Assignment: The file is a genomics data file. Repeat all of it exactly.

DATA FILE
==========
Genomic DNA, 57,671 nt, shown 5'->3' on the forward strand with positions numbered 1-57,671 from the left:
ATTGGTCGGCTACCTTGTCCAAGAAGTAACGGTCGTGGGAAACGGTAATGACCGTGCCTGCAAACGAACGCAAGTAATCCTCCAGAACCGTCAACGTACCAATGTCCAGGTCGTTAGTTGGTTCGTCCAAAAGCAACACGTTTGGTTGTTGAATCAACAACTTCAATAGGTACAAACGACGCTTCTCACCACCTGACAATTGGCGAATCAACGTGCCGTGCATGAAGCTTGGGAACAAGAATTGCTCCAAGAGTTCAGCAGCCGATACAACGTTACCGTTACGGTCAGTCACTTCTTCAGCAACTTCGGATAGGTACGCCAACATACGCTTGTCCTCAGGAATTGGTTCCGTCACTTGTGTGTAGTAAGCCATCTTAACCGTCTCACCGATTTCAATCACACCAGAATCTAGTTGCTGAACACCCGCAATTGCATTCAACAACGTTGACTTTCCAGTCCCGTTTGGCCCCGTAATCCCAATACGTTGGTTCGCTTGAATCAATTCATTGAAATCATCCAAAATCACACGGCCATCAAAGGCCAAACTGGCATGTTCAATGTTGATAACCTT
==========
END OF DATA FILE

Genomic DNA, 57,671 nt, shown 5'->3' on the forward strand with positions numbered 1-57,671 from the left:
ATTGGTCGGCTACCTTGTCCAAGAAGTAACGGTCGTGGGAAACGGTAATGACCGTGCCTGCAAACGAACGCAAGTAATCCTCCAGAACCGTCAACGTACCAATGTCCAGGTCGTTAGTTGGTTCGTCCAAAAGCAACACGTTTGGTTGTTGAATCAACAACTTCAATAGGTACAAACGACGCTTCTCACCACCTGACAATTGGCGAATCAACGTGCCGTGCATGAAGCTTGGGAACAAGAATTGCTCCAAGAGTTCAGCAGCCGATACAACGTTACCGTTACGGTCAGTCACTTCTTCAGCAACTTCGGATAGGTACGCCAACATACGCTTGTCCTCAGGAATTGGTTCCGTCACTTGTGTGTAGTAAGCCATCTTAACCGTCTCACCGATTTCAATCACACCAGAATCTAGTTGCTGAACACCCGCAATTGCATTCAACAACGTTGACTTTCCAGTCCCGTTTGGCCCCGTAATCCCAATACGTTGGTTCGCTTGAATCAATTCATTGAAATCATCCAAAATCACACGGCCATCAAAGGCCAAACTGGCATGTTCAATGTTGATAACCTT